After a five-year journey, the spacecraft Juno is nearing its destination, the giant planet Jupiter, where it will enter orbit and start sending data back July 4th. As Mike O'Sullivan reports from Pasadena, California, the craft will pierce the veil of Jupiter's dense cloud cover to reveal its mysteries.
    Video

    Video Orlando Shooting Changes Debate on Gun Control

    It’s been nearly two weeks since the largest mass shooting ever in the United States. Despite public calls for tighter gun control laws, Congress is at an impasse. Democratic lawmakers resorted to a 1960s civil rights tactic to portray their frustration. VOA’s Carolyn Presutti explains how the Orlando, Florida shooting is changing the debate.
    Video

    Video Tunisian Fishing Town Searches for Jobs, Local Development Solutions

    As the European Union tries to come to grips with its migrant crisis, some newcomers are leaving voluntarily. But those returning to their home countries face an uncertain future.  Five years after Tunisia's revolution, the tiny North African country is struggling with unrest, soaring unemployment and plummeting growth. From the southern Tunisian fishing town of Zarzis, Lisa Bryant takes a look for VOA at a search for local solutions.
    Video

    Video 'American Troops' in Russia Despite Tensions

    Historic battle re-enactment is a niche hobby with a fair number of adherents in Russia where past military victories are played-up by the Kremlin as a show of national strength. But, one group of World War II re-enactors in Moscow has the rare distinction of choosing to play western ally troops. VOA's Daniel Schearf explains.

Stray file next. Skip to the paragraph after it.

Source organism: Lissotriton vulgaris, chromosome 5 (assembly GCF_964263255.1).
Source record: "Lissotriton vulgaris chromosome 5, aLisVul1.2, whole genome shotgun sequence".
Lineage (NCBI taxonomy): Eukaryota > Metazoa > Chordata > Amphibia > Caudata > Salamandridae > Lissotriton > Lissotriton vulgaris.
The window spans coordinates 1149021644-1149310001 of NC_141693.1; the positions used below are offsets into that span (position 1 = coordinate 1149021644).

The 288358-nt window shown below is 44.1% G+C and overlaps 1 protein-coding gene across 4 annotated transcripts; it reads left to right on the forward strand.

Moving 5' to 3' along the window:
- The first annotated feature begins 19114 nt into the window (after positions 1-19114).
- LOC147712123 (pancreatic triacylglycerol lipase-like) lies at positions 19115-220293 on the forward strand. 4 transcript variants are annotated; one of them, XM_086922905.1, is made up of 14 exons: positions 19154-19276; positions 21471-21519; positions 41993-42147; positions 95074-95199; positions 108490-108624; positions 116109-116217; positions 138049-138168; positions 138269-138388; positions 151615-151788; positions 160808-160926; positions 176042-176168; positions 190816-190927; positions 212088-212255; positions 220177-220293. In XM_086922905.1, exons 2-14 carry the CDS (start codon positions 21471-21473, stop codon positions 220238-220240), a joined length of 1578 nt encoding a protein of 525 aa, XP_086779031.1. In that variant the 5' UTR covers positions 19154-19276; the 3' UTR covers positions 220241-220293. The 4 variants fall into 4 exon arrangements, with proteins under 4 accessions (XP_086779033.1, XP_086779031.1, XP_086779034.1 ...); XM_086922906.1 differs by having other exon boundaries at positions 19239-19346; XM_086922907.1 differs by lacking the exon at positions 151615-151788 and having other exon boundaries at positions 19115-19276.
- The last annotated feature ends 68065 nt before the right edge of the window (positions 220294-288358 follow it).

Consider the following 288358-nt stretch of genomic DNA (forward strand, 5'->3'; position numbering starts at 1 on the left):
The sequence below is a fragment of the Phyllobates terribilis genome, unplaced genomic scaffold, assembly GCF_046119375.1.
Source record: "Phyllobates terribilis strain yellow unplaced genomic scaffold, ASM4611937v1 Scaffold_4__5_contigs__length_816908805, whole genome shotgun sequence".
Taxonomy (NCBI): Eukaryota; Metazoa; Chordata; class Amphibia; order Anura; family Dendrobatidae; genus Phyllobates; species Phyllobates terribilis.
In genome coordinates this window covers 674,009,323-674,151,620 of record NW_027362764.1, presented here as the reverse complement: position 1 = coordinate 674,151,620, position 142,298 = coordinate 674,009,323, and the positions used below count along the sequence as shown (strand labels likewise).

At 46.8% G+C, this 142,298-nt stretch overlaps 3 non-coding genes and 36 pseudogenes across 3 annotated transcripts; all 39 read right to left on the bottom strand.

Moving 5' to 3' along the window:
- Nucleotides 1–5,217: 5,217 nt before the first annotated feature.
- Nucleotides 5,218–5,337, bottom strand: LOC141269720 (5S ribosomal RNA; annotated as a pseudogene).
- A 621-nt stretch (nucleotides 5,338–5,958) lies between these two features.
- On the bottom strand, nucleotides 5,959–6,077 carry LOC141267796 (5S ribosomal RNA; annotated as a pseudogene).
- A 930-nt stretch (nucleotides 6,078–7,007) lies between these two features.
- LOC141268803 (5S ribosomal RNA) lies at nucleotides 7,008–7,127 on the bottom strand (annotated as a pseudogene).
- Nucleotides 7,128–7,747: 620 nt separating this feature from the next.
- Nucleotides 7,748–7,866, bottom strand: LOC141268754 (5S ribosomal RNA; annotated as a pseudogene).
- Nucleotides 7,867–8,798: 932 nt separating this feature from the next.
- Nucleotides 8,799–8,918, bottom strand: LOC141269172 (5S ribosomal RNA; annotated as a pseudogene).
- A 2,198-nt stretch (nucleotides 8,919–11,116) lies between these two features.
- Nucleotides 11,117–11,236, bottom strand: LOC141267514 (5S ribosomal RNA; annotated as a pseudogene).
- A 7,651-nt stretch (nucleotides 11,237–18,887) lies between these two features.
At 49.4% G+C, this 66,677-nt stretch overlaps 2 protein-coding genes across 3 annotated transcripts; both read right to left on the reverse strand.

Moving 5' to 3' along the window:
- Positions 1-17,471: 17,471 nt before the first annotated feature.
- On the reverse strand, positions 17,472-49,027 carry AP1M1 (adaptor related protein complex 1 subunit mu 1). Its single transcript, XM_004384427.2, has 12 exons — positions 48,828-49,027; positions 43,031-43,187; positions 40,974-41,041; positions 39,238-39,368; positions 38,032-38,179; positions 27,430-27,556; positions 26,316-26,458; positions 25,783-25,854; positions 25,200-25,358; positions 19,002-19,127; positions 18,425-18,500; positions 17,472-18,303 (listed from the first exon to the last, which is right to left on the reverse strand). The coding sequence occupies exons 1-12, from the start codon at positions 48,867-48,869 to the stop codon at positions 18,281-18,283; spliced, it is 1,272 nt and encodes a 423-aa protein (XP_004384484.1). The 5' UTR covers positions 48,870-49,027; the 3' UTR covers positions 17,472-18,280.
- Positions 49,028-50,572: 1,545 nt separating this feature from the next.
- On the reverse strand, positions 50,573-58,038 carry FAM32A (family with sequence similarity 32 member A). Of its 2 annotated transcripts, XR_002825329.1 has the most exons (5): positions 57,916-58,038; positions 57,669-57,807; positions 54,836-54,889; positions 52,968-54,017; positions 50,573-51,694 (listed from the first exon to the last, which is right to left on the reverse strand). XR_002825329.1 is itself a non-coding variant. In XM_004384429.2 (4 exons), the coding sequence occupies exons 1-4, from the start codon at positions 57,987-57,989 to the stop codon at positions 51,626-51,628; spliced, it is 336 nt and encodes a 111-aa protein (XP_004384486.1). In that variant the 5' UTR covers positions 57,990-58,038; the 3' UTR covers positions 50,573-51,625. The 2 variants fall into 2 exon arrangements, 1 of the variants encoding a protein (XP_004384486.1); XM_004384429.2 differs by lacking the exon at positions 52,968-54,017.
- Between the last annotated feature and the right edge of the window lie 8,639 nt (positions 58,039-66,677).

Video

    Video Muslim American Mayor Calls for Tolerance

    Syrian-born Mohamed Khairullah describes himself as "an American mayor who happens to be Muslim." As the three-term mayor of Prospect Park, New Jersey, he believes his town of 6,000 is an example of how ethnicity and religious beliefs should not determine a community's leadership. Ramon Taylor has this report from Prospect Park.
    Video

    Video Internal Rifts Over Syria Policy Could Be Headache for Next US President

    With the Obama administration showing little outward enthusiasm for adopting a more robust Syria policy, there is a strong likelihood that the internal discontent expressed by State Department employees will roll over to the next administration. VOA State Department correspondent Pam Dockins reports.
    Video

    Video Senegal to Park Colorful ‘Cars Rapides’ Permanently

    Brightly painted cars rapide are a hallmark of Dakar, offering residents a cheap way to get around the capital city since 1976. But the privately owned minibuses are scheduled to be parked for good in late 2018, as Ricci Shryock reports for VOA.

    Special Report

    Adrift The Invisible African Diaspora